What is CrossFit?

 

Through years of experience Greg Glassman and his wife Lauren Glassman began to develop what we now know as Crossfit. In reaction to their local “globo-gym’s” strict rules and reliance on workout-machines the two eventually began training athletes their way. The goal was to forge well-rounded athletes who were superb in every physical endeavor. Their methods are simple in principle but extremely effective. Athletes are to perform constantly varied; functional movements done at high intensities.

This core philosophy is effective for many reasons. First, varying the workouts utilizes muscle confusion to enhance the benefits of a given workout. The body does not have time to adjust and the results are devastating. Furthermore, training variety simulates life. We are rarely in optimal conditions when life throws us activity; this is not an excuse to perform poorly. The second tenant of Crossfit; preforming functional movements, is also directly transferable to our lives. Squating, running, box-jumps, and pull-ups all mimic movements most of us preform every day. Learning to do these movements properly and gaining the ability to do them at high intensities makes our lives easier. Furthermore, functional movements are safer, stimulate growth-promoting hormones, and can be done at maximum loads. The third aspect, high intensity, is perhaps Crossfit’s most well known attribute. Before Coach Glassman introduced the WOD (Workout Of the Day), most athletes utilized more traditional methods for preforming cardio. Exercises such as running and biking are great and often used within Crossfit however we also utilize movements more often used for developing muscle. The design is simple. First we set exercises such as deadlifts, olympic lifts, and dips to low weights and high reps. Next we grab a stopwatch and ready the athletes. Then, we simply shout 3-2-1- go, and watch as the class competes for the best time. Doing these movements at high intensities is truly an experience and even though most WODs last only 10 to 20 minutes just finishing feels like an incredible feat.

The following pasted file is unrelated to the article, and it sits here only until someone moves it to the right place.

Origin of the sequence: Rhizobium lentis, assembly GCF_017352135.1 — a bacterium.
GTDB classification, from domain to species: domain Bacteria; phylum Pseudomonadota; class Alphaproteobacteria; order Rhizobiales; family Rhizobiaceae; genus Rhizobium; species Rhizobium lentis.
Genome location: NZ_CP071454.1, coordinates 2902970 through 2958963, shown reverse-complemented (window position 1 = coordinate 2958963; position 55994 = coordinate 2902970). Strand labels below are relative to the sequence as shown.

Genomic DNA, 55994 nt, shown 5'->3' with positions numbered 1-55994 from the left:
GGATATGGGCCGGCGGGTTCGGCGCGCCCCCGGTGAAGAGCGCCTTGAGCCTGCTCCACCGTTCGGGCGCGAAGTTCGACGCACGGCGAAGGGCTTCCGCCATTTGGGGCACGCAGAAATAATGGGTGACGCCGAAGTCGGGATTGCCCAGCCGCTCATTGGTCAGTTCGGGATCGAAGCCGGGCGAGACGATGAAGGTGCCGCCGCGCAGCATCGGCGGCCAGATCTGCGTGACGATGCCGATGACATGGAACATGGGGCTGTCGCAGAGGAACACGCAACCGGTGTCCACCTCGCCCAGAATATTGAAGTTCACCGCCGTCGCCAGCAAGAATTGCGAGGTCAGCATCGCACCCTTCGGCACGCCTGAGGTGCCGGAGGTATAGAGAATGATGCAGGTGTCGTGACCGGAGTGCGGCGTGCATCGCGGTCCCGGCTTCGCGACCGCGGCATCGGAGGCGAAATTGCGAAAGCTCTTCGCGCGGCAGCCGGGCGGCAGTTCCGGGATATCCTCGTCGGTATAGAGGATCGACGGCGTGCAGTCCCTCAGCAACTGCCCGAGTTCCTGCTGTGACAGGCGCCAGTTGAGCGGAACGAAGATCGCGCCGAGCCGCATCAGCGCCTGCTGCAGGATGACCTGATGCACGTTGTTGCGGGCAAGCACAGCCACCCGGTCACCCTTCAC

After seeing a WOD preformed many question the sanity of this method.  This is normal. Even seasoned Crossfiters have been known to get jittery right before a tough WOD. However, contrary to what might be assumed Crossfit is safe and effective for everyone. These methods have been proven to work for young kids beginning sports, health-afflicted elderly, and everyone in-between. The key to this is scaling the workouts to one’s abilities and needs. A healthy twenty something male in peak condition should be fine doing twenty weighted back squats. His forty something year old father with knee problems and a bad back probably won’t. To account for this, there are numerous ways to make the movement more suitable. Typically, lowering the weight or even removing the weight all together will be sufficient. However, sometimes more drastic measures can be needed. For those with serious issues, the movement can be broken down into parts and preformed very slowly. The end workout might seem very different than the original WOD, however the principles remain the same and the exercise is every bit as intense.

Whatever the task; be it playing sports, keeping up with the kids, or doing battle with the enemy, Crossfiters are trained to excel.

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